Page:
Tikkun’s call to Jews is to remember that the High Holidays are about each person focusing on their own sins and not the sins of others.   Rabbi Lerner has called for Jews to have courage during Yom Kippur services to speak out and name the wrongs of their own support for the Israeli government’s actions in the Gaza war.  This is easier said than done, and, even as I speak these words here, I know that I am causing discomfort for people I love.  As a Jewish friend here in Montreal recently wrote:  

“This is a fraught, fractured and critical moment within the Jewish community. In the aftermath of the recent Gaza War, difficult questions are being asked - questions that were continuously swept under the carpet or locked in a closet in the past.”

In August, thanks to Tikkun, I got to participate in a teleconference with Sami Awad, executive director of the Holy Land Trust.   Sami is a Palestinian Christian living on the West Bank who founded the Holy Land Trust “to work with the Palestinian community at the grassroots and leadership levels in developing nonviolent approaches that aim to end the Israeli occupation and build a future founded on the principles of nonviolence, equality, justice, and peaceful coexistence.”    

Speaking from the West Bank, Sami Awad told us that, this summer, the fear and hatred on both sides reached epic levels, beyond anything he had ever seen before – so much so that the majority of Palestinian and Israeli peace activists have abandoned ship, even though they had been working together for years. He later wrote:

“It is far easier to motivate people by fear and hatred than by peace, compassion, and love.  We have history (selective or not), that we can refer to that proves that the other is to be feared, mistrusted, hated, and even retaliated against—but when it comes to peace, respect, equality, etc., we have very little to show regarding the intentions and actions of the other. Worse, we have lots of rhetoric that has not only abused, but has even deformed these words and their meaning. Palestinians and Israelis, for the most part, have now fallen into an uncontrolled downward spiral of hatred towards the other.”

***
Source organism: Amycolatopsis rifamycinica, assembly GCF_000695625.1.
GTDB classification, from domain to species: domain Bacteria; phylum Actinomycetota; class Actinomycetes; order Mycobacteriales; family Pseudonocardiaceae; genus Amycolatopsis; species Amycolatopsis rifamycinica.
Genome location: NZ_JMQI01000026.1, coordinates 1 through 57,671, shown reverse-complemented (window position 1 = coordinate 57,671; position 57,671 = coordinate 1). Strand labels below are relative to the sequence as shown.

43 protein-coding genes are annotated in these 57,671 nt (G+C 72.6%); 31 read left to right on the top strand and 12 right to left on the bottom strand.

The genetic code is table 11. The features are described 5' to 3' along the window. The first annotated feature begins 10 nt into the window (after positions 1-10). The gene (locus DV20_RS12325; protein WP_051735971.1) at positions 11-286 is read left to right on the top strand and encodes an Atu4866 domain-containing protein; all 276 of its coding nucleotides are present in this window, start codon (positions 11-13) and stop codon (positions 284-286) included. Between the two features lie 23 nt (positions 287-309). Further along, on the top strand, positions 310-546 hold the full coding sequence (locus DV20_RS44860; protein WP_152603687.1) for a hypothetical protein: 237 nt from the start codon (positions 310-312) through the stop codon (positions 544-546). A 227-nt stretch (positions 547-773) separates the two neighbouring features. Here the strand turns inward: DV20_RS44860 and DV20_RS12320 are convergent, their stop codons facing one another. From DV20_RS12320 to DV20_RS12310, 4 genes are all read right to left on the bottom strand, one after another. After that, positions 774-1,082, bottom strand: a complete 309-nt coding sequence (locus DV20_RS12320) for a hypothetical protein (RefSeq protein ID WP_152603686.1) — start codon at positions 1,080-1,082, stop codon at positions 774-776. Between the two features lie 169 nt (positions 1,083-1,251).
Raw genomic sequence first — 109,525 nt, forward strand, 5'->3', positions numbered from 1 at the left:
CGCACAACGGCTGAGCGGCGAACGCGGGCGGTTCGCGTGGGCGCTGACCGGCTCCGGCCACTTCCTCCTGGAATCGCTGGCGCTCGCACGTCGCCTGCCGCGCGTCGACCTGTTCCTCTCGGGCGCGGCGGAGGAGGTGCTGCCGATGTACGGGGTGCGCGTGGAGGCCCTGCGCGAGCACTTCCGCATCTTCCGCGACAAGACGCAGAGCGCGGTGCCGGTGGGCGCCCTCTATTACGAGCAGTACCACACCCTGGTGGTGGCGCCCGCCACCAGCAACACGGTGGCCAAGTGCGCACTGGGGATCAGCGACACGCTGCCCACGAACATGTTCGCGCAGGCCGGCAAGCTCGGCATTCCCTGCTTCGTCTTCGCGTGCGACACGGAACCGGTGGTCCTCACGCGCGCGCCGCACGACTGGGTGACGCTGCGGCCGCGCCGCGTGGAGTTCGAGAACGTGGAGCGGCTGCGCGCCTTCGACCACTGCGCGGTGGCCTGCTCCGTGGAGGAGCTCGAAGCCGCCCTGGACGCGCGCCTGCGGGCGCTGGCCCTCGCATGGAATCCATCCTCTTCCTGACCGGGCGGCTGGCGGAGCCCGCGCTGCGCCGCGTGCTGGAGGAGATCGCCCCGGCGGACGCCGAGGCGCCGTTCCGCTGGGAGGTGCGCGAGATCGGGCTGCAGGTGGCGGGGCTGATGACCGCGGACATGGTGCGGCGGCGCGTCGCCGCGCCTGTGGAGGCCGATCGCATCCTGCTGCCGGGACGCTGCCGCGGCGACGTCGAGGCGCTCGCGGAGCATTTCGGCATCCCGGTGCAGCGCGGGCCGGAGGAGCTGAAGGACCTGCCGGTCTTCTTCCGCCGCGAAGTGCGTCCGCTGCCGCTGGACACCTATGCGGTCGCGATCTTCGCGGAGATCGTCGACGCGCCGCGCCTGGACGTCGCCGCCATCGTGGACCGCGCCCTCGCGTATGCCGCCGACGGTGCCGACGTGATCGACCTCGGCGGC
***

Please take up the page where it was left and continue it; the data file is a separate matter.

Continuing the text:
Today, Sami Awad has continued to meet with a small core of Palestinian and Israeli peace activists.  In the past, he told us, “the efforts of many activists were grounded in the wrong motives, often out of fear of the other (unless we can tame them, they will hurt us) rather than a genuine deep commitment and care for the well being of all.”

Now he feels he has more hope because there is a clearer recognition of the imbalance of power that has to be named before a nonviolent movement can move forward.  He says that there have to be prophetic voices that call for an end to violence, aggression, and hatred on all sides; prophetic voices that can call for a new vision for what peace, justice and equality can mean socially, economically, environmentally and spiritually.  

There’s something else that Sami Awad said that resonates deeply with me.   He said that “peace work is not what happens between two as much as what happens within one.”  In other words, there has to be change within each person, within each community, before there can be true peace.

Is engagement more about changing others or allowing yourself to be changed?  We won’t solve the world’s greatest conflicts today – but we can try to develop some tools for facing those moments when we find ourselves so overwhelmed by our passion or discomfort that we can’t hear the other.  Maybe we begin with the situations in our everyday lives, in our families, or in our relationships with each other.  Maybe we can let our engagement in life be a little less safe and a lot more productive.  This is one place where I hope that we can forgive ourselves, and each other, and begin again in love.
 

  Amen, blessed be, Namaste.